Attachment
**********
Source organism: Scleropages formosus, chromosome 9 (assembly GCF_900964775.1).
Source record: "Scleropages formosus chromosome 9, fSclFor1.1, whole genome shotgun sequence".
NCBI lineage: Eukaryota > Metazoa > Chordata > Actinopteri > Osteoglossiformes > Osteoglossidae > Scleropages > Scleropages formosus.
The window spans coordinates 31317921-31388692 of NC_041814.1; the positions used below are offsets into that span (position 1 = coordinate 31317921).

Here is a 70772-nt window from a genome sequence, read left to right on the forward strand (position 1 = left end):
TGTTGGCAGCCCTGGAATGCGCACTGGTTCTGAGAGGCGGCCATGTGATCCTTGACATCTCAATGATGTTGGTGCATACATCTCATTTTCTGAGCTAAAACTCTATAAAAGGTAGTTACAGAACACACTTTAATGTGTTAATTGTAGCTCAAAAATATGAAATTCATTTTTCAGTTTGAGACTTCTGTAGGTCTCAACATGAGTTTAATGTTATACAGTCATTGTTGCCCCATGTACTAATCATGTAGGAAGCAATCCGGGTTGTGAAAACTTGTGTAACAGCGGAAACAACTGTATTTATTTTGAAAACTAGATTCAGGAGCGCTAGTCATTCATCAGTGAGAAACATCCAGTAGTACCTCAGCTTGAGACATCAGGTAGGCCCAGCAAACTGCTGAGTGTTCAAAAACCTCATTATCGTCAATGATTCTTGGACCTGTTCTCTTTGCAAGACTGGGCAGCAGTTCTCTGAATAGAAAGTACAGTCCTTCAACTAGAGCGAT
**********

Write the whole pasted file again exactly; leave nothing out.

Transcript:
Source organism: Scleropages formosus, chromosome 9 (assembly GCF_900964775.1).
Source record: "Scleropages formosus chromosome 9, fSclFor1.1, whole genome shotgun sequence".
NCBI lineage: Eukaryota > Metazoa > Chordata > Actinopteri > Osteoglossiformes > Osteoglossidae > Scleropages > Scleropages formosus.
The window spans coordinates 31317921-31388692 of NC_041814.1; the positions used below are offsets into that span (position 1 = coordinate 31317921).

Here is a 70772-nt window from a genome sequence, read left to right on the forward strand (position 1 = left end):
TGTTGGCAGCCCTGGAATGCGCACTGGTTCTGAGAGGCGGCCATGTGATCCTTGACATCTCAATGATGTTGGTGCATACATCTCATTTTCTGAGCTAAAACTCTATAAAAGGTAGTTACAGAACACACTTTAATGTGTTAATTGTAGCTCAAAAATATGAAATTCATTTTTCAGTTTGAGACTTCTGTAGGTCTCAACATGAGTTTAATGTTATACAGTCATTGTTGCCCCATGTACTAATCATGTAGGAAGCAATCCGGGTTGTGAAAACTTGTGTAACAGCGGAAACAACTGTATTTATTTTGAAAACTAGATTCAGGAGCGCTAGTCATTCATCAGTGAGAAACATCCAGTAGTACCTCAGCTTGAGACATCAGGTAGGCCCAGCAAACTGCTGAGTGTTCAAAAACCTCATTATCGTCAATGATTCTTGGACCTGTTCTCTTTGCAAGACTGGGCAGCAGTTCTCTGAATAGAAAGTACAGTCCTTCAACTAGAGCGAT